The second phrase with its interval of a fourth and its harsh a b is not intended to portray distress, but rather to emphasize, clearly and definitely, that when the need is greatest God's assistance is nearest. Clamaverint ad me and exaudiam eos have almost the same melody: to the measure of our faith and confidence God's generosity will correspond. There is a slight but noteworthy difference, however. Over (ex)-au-(diam) we might have sung g ga g as over (cla)-ma-(verint); the equal accentuation on the two words would have suggested this. Since, however, a different construction was preferred, and the melody descends to e, the only one of this phrase, and has a quilisma after f, it is evidently intended to emphasize the words: 'I will hear them.' In its first half the third phrase harks back to the quiet style of the first. But there follows immediately a portrayal of God's eternal fidelity, of His indefatigable desire to help. Hence the fourth and the accent on high c. We may consider the closing neums over (Domi)-nus as a variation of those over (e)-go sum, ad me and eos. Since God declares Himself ready to assist us everywhere and at all times, we should also willingly accept the admonition to attend carefully to His law, for it assures us of both temporal and eternal happiness. And if He, the Lord, is so prepared to help us, then we ought to be proud to acknowledge His sovereignty always and in all things.

The Communion antiphon has two phrases; we'll divide the second one:

  1. Tu mandasti mandata tua custodiri nimis
  2. (a) utinam dirigantur viae meae,
    (b) ad custodiendas justificationes tuas.

This song sets in on the dominant of the mode, thus emphasizing the first words: You have given us Your commandments, but these are in fact the source of our joy and happiness. Would that we come to understand this and walk faithfully along the way the commandments mark out for us. The first phrase begins majestically, and the drop of a fifth with cu-(stodiri) emphasizes the feeling. According to the manuscripts the notes over (ni)-mis are to be given a broad rendition.

            By the frequent repetition of b the second phrase is made tender, almost oppressively so, for we singers know that we have not always directed our steps according to God's ordinances. It pains us to realize, that, like the people in today's Gospel, we have given more care to our own business than to the invitation to the King's banquet. Bitterly we repents the fact that we have several times lost the wedding garment. Now, filled with contrition and the consciousness of our own weakness, we ask for God's grace. In the spirit of the following Postcommunion, we pray that we might feel the salutary effects of the Holy Eucharist in how we live (in our habits/morals). The second half of the third phrase has seconds exclusively. Justificati-(ones) faithfully repeats the melody of (cus)-todien-(das).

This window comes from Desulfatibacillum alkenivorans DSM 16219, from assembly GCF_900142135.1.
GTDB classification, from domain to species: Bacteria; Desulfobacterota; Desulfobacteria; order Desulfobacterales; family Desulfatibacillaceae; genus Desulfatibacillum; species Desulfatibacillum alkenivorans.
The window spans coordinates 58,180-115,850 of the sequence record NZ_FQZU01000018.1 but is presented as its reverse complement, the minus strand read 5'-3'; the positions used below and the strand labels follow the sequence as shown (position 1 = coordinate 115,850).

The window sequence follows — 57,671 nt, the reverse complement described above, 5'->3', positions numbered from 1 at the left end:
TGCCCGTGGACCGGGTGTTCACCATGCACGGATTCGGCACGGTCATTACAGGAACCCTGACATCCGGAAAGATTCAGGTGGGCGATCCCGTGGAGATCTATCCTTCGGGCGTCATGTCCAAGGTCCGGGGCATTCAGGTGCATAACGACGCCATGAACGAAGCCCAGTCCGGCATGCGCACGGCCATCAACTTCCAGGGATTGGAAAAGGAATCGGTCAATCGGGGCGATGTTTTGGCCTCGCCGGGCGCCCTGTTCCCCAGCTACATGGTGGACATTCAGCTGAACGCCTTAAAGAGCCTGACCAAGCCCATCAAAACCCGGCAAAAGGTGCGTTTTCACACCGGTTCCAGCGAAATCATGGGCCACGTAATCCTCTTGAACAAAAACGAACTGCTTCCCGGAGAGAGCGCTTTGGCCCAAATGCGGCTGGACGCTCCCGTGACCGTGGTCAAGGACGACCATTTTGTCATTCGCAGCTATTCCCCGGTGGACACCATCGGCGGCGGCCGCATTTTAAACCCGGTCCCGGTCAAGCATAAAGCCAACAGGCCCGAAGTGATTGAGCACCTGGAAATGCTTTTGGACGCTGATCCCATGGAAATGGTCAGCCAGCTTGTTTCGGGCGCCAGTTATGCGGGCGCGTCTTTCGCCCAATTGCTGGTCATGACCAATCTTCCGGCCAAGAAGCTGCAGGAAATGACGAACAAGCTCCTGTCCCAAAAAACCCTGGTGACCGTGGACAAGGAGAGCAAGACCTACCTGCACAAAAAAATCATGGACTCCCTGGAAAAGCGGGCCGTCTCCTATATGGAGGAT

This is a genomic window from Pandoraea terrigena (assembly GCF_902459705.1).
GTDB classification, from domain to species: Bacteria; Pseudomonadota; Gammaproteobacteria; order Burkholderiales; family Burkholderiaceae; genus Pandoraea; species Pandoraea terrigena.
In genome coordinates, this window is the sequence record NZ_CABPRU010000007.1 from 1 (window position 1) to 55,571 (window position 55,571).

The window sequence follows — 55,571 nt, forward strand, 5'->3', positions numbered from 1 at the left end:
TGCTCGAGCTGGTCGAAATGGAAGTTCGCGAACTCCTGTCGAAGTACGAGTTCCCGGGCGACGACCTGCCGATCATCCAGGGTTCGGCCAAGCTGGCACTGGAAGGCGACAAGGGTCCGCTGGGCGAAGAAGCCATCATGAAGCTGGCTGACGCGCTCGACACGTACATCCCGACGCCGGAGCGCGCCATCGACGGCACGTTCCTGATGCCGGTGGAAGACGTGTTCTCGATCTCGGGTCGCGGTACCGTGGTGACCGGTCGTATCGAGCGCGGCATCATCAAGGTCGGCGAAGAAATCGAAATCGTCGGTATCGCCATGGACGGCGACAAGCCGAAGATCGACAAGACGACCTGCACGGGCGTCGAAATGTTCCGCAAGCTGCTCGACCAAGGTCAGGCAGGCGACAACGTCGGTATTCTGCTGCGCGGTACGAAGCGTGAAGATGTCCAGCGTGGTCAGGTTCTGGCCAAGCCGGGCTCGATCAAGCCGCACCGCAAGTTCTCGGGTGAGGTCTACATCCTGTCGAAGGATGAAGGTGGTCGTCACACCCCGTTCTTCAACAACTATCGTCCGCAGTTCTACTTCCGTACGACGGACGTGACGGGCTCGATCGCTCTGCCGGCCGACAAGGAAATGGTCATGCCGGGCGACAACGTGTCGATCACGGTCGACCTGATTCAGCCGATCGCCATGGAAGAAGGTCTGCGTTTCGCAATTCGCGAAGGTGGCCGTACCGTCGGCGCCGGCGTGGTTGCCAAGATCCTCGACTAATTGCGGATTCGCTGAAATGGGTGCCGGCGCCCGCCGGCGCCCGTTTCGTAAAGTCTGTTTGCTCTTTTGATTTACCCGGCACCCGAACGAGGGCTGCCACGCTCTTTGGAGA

Mass Times

9:00 AM  -  Latin / English "Novus Ordo" Mass
   The Modern Roman Rite in Latin with Gregorian Chant

 11:00 AM - English / Hungarian Mass
   The Modern Rite in English with a "touch of Hungarian"

Hungarian Lunches on Third Sundays ater 11 am Mass

 Confession 30 Minutes Before Every Mass

Holy Hour / Benediction - Fridays at 9 am (after 8 am Extraordinary Form Mass)

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Address and Phone

744 South 3rd Street (at Gratiot)
Saint Louis, MO 63102-1645
(314) 231-8101

Click Here for Directions

 

Copyright © 2016-2019 St. Mary of Victories Catholic Church. All Rights Reserved.
Our Lady of Victories, Pray for Us!  St. Stephen of Hungary, Pray for Us!
Blessed Francis Xavier Seelos and Venerable Cardinal Mindszenty, Pray for Us!
 Ad Majorem Dei Gloriam